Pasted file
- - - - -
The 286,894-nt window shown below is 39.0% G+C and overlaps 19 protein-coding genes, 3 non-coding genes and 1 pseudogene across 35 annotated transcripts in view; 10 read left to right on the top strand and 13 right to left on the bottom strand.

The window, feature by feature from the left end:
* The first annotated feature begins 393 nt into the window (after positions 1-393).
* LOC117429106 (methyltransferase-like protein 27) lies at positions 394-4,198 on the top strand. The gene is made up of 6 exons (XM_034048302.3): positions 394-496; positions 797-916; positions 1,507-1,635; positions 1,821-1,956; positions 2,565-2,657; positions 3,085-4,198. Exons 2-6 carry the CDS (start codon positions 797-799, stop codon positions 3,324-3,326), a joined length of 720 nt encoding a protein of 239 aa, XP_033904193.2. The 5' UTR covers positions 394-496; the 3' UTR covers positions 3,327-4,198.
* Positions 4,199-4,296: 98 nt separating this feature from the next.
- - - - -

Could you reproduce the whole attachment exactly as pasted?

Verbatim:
The 286,894-nt window shown below is 39.0% G+C and overlaps 19 protein-coding genes, 3 non-coding genes and 1 pseudogene across 35 annotated transcripts in view; 10 read left to right on the top strand and 13 right to left on the bottom strand.

The window, feature by feature from the left end:
* The first annotated feature begins 393 nt into the window (after positions 1-393).
* LOC117429106 (methyltransferase-like protein 27) lies at positions 394-4,198 on the top strand. The gene is made up of 6 exons (XM_034048302.3): positions 394-496; positions 797-916; positions 1,507-1,635; positions 1,821-1,956; positions 2,565-2,657; positions 3,085-4,198. Exons 2-6 carry the CDS (start codon positions 797-799, stop codon positions 3,324-3,326), a joined length of 720 nt encoding a protein of 239 aa, XP_033904193.2. The 5' UTR covers positions 394-496; the 3' UTR covers positions 3,327-4,198.
* Positions 4,199-4,296: 98 nt separating this feature from the next.